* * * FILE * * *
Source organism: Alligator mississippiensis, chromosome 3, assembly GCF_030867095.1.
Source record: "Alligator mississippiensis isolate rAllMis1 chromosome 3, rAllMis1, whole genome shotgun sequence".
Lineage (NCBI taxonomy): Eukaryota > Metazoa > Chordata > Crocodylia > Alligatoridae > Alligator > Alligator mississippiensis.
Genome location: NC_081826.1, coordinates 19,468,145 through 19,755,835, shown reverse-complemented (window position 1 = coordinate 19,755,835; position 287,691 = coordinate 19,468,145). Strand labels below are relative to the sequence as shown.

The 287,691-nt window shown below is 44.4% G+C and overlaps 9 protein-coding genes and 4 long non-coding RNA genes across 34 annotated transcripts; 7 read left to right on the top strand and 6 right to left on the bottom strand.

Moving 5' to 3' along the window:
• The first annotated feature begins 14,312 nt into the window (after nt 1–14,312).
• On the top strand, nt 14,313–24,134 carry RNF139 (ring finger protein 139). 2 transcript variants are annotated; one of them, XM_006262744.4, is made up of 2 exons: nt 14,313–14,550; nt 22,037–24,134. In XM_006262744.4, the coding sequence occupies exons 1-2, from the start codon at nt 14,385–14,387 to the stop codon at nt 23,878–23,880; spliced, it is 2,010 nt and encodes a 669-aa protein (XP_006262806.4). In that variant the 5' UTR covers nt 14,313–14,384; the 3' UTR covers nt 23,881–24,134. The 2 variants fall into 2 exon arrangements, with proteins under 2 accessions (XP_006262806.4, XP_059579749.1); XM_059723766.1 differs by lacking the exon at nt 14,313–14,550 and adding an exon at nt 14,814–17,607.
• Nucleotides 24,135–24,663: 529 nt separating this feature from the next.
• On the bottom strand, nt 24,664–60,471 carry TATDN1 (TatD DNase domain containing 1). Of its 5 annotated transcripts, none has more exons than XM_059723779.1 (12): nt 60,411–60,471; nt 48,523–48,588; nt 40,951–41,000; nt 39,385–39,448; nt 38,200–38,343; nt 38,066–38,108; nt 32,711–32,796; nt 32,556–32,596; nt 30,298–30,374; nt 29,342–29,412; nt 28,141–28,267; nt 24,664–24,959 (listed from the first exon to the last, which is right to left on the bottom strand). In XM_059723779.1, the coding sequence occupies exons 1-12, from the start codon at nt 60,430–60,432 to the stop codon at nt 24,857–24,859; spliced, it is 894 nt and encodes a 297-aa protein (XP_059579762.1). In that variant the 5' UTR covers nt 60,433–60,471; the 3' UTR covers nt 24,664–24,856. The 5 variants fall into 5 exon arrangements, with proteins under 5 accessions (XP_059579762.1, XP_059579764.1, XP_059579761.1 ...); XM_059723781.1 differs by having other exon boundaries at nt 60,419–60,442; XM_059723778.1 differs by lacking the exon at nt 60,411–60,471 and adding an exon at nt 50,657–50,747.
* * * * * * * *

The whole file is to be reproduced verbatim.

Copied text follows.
Source organism: Alligator mississippiensis, chromosome 3, assembly GCF_030867095.1.
Source record: "Alligator mississippiensis isolate rAllMis1 chromosome 3, rAllMis1, whole genome shotgun sequence".
Lineage (NCBI taxonomy): Eukaryota > Metazoa > Chordata > Crocodylia > Alligatoridae > Alligator > Alligator mississippiensis.
Genome location: NC_081826.1, coordinates 19,468,145 through 19,755,835, shown reverse-complemented (window position 1 = coordinate 19,755,835; position 287,691 = coordinate 19,468,145). Strand labels below are relative to the sequence as shown.

The 287,691-nt window shown below is 44.4% G+C and overlaps 9 protein-coding genes and 4 long non-coding RNA genes across 34 annotated transcripts; 7 read left to right on the top strand and 6 right to left on the bottom strand.

Moving 5' to 3' along the window:
• The first annotated feature begins 14,312 nt into the window (after nt 1–14,312).
• On the top strand, nt 14,313–24,134 carry RNF139 (ring finger protein 139). 2 transcript variants are annotated; one of them, XM_006262744.4, is made up of 2 exons: nt 14,313–14,550; nt 22,037–24,134. In XM_006262744.4, the coding sequence occupies exons 1-2, from the start codon at nt 14,385–14,387 to the stop codon at nt 23,878–23,880; spliced, it is 2,010 nt and encodes a 669-aa protein (XP_006262806.4). In that variant the 5' UTR covers nt 14,313–14,384; the 3' UTR covers nt 23,881–24,134. The 2 variants fall into 2 exon arrangements, with proteins under 2 accessions (XP_006262806.4, XP_059579749.1); XM_059723766.1 differs by lacking the exon at nt 14,313–14,550 and adding an exon at nt 14,814–17,607.
• Nucleotides 24,135–24,663: 529 nt separating this feature from the next.
• On the bottom strand, nt 24,664–60,471 carry TATDN1 (TatD DNase domain containing 1). Of its 5 annotated transcripts, none has more exons than XM_059723779.1 (12): nt 60,411–60,471; nt 48,523–48,588; nt 40,951–41,000; nt 39,385–39,448; nt 38,200–38,343; nt 38,066–38,108; nt 32,711–32,796; nt 32,556–32,596; nt 30,298–30,374; nt 29,342–29,412; nt 28,141–28,267; nt 24,664–24,959 (listed from the first exon to the last, which is right to left on the bottom strand). In XM_059723779.1, the coding sequence occupies exons 1-12, from the start codon at nt 60,430–60,432 to the stop codon at nt 24,857–24,859; spliced, it is 894 nt and encodes a 297-aa protein (XP_059579762.1). In that variant the 5' UTR covers nt 60,433–60,471; the 3' UTR covers nt 24,664–24,856. The 5 variants fall into 5 exon arrangements, with proteins under 5 accessions (XP_059579762.1, XP_059579764.1, XP_059579761.1 ...); XM_059723781.1 differs by having other exon boundaries at nt 60,419–60,442; XM_059723778.1 differs by lacking the exon at nt 60,411–60,471 and adding an exon at nt 50,657–50,747.